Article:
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Nótaí na nEagarthóirí: Editors' Notes
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Writers on place will sometimes speak of the "primal landscape" when referring to the environment in which we first encounter the world. Such a landscape can certainly include the built environment, as is did for Dr. Kieran Quinlan, whose first landscape was Kirwan Street in Dublin's Stoneybatter area. Here, Quinlan recalls a childhood in which his immediate neighborhood comprised a knowable world. Kirwan Street's eccentricities, its residents' reputations (both earned and unearned), and its entrenched but often unspoken awareness of class and status existed in a balance as delicate as any charming river valley or country village. Like many memoirs, Quinlan's story is one of circling outward into a world that is vastly larger; yet, a half-century later and an ocean away, the old self-consciousness of place still holds. Kieran Quinlan is the author of three books, including Strange Kin: Ireland and the American South (2005).

As the author of Pastoral Elegy in Contemporary British and Irish Poetry, published earlier this year, Dr. Iain Twiddy is well-placed to comment on contemporary poems of grief and loss. Here, he turns to four "cancer poems" in Paul Muldoon's Horse Latitudes (2006), in each of which the disease—and its effects and treatments—provides both subject matter and metaphor. Drawing on Susan Sontag's cautionary writings on illness as metaphor, and on other writers on elegy (among them the poet Douglas Dunn), Twiddy acknowledges that the presence of cancer in a poem can be uniquely troubling. One complicating aspect, for instance, is that much of the language of cancer treatment, such as "invasiveness," "cells," or "eradication," is also the language of the so-called war on terrorism—a concern that is key to the title poem of Horse Latitudes. In the end, Twiddy contends, Muldoon's "unhindered sympathy with victims both known and unknown" allows him to show that it is possible "to write with ethical integrity when using cancer metaphorically."

Michelle O'Sullivan makes her home near Ballina, County Mayo, and in her suite of new poems presented here the shaping presence of the West can be felt and heard. Or almost heard—for these poems are also steeped in the quiet of the West, as in "The Silent Flock," where she writes, "There are no boats. No bells. No wind. / Breath by breath these creatures come and go. / Without emptiness. Without fuss." Sunlight, flowing water, birds and their nests fill these short and closely observed poems, but it would be a mistake to read them as mere nature poems. Her human voice, often a voice tinged with loss, also sounds clearly. The closing lines of "Watermark" could be said to apply to all these poems: "An irregular heartbeat struggles / begins to breathe life in your head." Michelle O'Sullivan's first collection, The Blue End of Stars, is new this year from The Gallery Press.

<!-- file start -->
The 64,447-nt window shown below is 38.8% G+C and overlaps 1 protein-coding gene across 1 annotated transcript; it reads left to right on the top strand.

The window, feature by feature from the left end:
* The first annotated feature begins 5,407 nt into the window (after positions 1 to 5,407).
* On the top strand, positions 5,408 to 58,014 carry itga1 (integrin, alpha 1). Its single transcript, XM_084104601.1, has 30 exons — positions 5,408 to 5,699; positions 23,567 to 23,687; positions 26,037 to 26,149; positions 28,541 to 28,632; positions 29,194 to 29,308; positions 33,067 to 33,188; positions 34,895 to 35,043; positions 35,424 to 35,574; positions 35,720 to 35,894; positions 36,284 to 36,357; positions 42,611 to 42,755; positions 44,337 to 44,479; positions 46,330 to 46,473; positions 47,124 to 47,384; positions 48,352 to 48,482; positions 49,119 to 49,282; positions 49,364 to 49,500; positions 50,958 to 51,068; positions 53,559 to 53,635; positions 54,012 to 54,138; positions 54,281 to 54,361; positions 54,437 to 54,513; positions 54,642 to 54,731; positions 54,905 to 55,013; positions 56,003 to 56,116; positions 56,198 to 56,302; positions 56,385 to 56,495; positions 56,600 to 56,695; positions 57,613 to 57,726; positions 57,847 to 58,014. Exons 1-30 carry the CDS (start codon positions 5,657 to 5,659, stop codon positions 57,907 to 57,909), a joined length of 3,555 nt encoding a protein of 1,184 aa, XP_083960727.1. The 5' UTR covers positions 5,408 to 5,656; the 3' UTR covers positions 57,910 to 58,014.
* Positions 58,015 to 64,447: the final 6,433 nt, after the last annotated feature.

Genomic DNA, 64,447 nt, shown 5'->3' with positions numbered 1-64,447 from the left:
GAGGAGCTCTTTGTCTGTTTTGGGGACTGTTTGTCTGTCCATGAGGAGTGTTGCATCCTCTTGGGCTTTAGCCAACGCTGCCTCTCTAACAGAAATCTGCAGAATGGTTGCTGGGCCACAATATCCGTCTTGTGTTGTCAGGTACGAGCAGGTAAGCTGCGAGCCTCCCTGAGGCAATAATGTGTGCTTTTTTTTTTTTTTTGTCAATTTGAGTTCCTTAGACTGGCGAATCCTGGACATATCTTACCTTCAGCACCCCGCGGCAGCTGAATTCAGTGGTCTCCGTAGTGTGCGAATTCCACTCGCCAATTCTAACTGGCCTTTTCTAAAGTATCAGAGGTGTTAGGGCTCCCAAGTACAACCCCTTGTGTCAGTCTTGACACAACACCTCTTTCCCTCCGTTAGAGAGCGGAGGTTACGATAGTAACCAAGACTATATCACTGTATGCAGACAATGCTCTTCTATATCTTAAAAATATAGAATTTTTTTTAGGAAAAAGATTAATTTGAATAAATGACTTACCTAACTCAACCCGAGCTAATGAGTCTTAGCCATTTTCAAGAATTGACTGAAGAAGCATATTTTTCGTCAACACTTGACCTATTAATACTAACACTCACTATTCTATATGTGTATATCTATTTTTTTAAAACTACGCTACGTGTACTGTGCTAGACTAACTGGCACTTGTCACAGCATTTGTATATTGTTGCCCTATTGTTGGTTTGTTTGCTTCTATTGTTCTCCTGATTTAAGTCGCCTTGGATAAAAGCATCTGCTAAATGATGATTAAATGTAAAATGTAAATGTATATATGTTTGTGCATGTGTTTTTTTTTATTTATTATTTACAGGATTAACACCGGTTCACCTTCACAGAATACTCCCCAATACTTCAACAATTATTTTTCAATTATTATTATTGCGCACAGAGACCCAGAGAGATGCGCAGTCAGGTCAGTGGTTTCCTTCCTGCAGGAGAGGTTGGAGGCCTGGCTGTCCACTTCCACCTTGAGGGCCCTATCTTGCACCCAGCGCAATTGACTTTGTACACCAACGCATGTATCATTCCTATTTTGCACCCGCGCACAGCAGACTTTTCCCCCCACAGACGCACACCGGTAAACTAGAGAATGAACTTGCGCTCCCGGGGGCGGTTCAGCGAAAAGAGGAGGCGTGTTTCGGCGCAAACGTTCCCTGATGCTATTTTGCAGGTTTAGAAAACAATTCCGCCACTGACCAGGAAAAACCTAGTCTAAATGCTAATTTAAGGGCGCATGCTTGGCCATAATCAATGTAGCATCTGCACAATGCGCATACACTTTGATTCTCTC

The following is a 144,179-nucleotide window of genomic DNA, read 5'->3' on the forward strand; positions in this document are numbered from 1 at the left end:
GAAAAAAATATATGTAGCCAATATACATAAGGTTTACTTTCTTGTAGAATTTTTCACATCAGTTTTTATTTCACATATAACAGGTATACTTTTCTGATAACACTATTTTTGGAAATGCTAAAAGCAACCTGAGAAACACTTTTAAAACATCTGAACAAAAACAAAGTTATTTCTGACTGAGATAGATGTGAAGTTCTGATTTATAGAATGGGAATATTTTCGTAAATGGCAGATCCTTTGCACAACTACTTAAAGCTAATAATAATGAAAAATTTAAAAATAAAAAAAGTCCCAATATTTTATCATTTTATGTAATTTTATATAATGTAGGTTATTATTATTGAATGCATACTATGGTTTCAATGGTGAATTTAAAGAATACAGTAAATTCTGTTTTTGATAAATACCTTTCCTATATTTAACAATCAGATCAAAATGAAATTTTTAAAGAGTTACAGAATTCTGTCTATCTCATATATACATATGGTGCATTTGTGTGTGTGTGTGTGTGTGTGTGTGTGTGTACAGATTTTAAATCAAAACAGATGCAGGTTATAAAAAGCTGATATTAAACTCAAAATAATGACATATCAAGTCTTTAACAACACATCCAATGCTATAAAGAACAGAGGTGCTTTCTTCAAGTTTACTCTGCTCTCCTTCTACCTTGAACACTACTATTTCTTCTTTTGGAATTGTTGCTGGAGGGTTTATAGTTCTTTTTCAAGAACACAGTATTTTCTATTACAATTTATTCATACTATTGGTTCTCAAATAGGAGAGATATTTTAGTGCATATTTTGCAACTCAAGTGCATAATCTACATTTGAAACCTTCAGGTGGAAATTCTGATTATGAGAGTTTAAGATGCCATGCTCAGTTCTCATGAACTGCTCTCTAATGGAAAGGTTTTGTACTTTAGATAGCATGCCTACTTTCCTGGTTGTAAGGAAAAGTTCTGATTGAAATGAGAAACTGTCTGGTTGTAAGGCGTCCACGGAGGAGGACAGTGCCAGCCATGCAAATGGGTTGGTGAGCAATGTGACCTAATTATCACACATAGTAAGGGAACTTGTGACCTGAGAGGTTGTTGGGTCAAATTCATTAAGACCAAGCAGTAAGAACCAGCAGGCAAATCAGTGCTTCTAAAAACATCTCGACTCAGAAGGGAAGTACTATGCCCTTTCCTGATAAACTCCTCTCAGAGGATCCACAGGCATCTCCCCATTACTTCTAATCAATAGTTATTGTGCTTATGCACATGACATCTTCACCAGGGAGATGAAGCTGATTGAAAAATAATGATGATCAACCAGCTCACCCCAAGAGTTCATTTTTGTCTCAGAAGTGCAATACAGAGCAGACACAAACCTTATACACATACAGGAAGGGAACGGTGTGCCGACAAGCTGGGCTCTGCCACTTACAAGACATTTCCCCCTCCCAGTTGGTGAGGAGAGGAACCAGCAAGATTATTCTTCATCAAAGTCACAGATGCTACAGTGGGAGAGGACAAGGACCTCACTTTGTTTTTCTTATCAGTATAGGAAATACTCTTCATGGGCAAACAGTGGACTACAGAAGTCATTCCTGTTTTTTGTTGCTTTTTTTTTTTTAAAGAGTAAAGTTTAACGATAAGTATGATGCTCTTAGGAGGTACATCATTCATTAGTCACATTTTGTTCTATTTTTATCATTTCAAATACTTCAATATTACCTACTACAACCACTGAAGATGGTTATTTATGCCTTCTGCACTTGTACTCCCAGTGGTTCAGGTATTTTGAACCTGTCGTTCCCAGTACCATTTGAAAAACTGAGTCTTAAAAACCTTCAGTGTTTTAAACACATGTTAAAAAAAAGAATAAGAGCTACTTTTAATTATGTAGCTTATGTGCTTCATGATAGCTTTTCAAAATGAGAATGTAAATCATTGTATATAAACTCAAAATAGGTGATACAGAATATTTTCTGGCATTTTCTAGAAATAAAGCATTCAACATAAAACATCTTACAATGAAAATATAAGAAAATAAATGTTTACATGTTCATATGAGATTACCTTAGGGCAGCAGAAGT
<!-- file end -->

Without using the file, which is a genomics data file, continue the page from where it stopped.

Deep in the archives of Schlesinger Library at Harvard, Dr. Catherine Burns came across a remarkable collection of correspondence: nearly two hundred letters written by a courting couple (each the child of Irish immigrants) in late nineteenth-century New England. Little in these letters seems love-struck. Rather, John Rooney and Catherine Cusack display a lively engagement with social thought, with literature, with their Catholic faith, and most especially with Cusack's unquestioned sense of duty to her widowed mother. Her "duty" was complicated by the mother's insistence that Rooney save the then-enormous sum of $6,000 before the marriage could take place. Burns's analysis finds that Irish Catholic thinking on family and gender roles, imparted to the couple through distinctly local channels, pervaded all areas of the couple's lives—even in the most secular of places, the young man's bank account. An independent scholar, Catherine M. Burns lately contributed a chapter on the Irish republican Kathleen O'Brennan to the 2010 volume The Irish in the Atlantic World.

It is no secret that none of Patrick McCabe's eight novels that followed The Butcher Boy (1992) has attained the earlier work's critical success; but the disdain that reviewers expressed for his novel Call Me the Breeze (2003) was especially harsh. Readers and...



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